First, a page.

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September 15, 2008

Don't Be Seduced By Stephen Harper's Week of Promises to Canadian Families

Insertquotehere The word on the street is that Stephen Harper is going to be dishing out a lot of female favors this week (in the form of a lot of family-friendly promises). The reason is obvious: the man isn't doing as well with female voters as with male voters and it's almost vote-harvesting time.

So before you fall prey to the man's political charms and give up your voting virtue too easily, I just wanted to remind you that you need to exercise reason over passion at voting time.

Besides, Geri Hall was only kidding when she pretended that she couldn't resist Stephen Harper's seductive powers. Try to stay focused on the sweater.

If you find an almost bulldogged determination to tell the truth an essential trait in potential partners (political or otherwise), Stephen may not be your man.

After all, this is what he had to say to the women of Canada about the great things he was going to do for us all after election time. Know what? Not only did he not come through: he pulled a fast one on us in all kinds of other ways.:

"I am committed to supporting women's human rights and I agree that Canada has more to do to meet its international obligations on women's equality. If elected, I will take concrete and immediate measures, as recommended by the United Nations, to ensure that Canada fully upholds its commitments to women in Canada."
- Stephen Harper, January 18, 2006

That was before his government cut $5 million dollars from the $13 million dollar budget of Status of Women Canada (SWC), forcing SWC to close 12 out of 16 regional offices.

And before his government announced that SWC's Women's Programme (WP) would no longer fund research or advocacy activities designed to promote women's rights. "When questioned by opposition MPs of the Parliamentary Standing Committee on the Status of Women, the Minister for the Status of Women, Bev Oda, stated that women’s equality had been achieved in Canada," noted Andrée Côté, Directrice of Legislative Reform, National Association of Women and the Law, in a report written in January 2007 (.pdf) ("The Broken Promises of Stephen Harper").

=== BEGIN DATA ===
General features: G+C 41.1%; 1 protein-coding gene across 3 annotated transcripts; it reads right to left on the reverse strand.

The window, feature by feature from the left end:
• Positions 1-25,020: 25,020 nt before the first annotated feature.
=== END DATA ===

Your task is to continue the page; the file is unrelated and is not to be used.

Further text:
He wasn't done with his nasty business at that point either. As Côté points out, he was just getting started:

  • The Harper government refused to give female workers pay equity. "In September 2006, the Harper government announced that it would not adhere to the recommendations of the Parliamentary Working Group on Pay Equity by adopting federal legislation on Pay Equity. Yet after more than three years of research and consultation, the Working Group has noted that the protections within the Canadian Human Rights Act have been a dismal failure, and that a major overhaul is needed to better protect female workers within the postal services, telecommunications, banks, etc. and other areas that fall under federal jurisdiction."
  • The Harper government got rid of the Court Challenges Programme. "In September 2006, the Harper government abolished funding to the Court Challenges Programme (CCP), which has funded important legal challenges to laws affecting women’s equality, gay/lesbian rights, disability rights, the status of immigrants and detainees, as well as the rights of francophone minorities within Canada....It is not just women’s equality that is being threatened, but the very functioning of democracy in our society and the preservation of hard won gains in human rights protections for all."

If Stephen Harper was serious about wanting to win the hearts and minds of Canadian women, he should have started taking us seriously a long time ago -- like back in January 2006, when he was elected.

Talk is cheap, and a woman can spot a promise in the dark a city block or a country mile away.

We've also got the kind of memories that can come back to haunt a person who hasn't kept his promises.

Wait and see.

 

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Comments

Actual crisis can break his neck, because few weeks before elections there is not much time to do anything, so no wonder Harper is trying to do some counteraction. Diesel fuel tax change, tax break for first-time home-buyers and I believe there are more to come. People are listening to these promises, if we like it or not...
Take care
Elli

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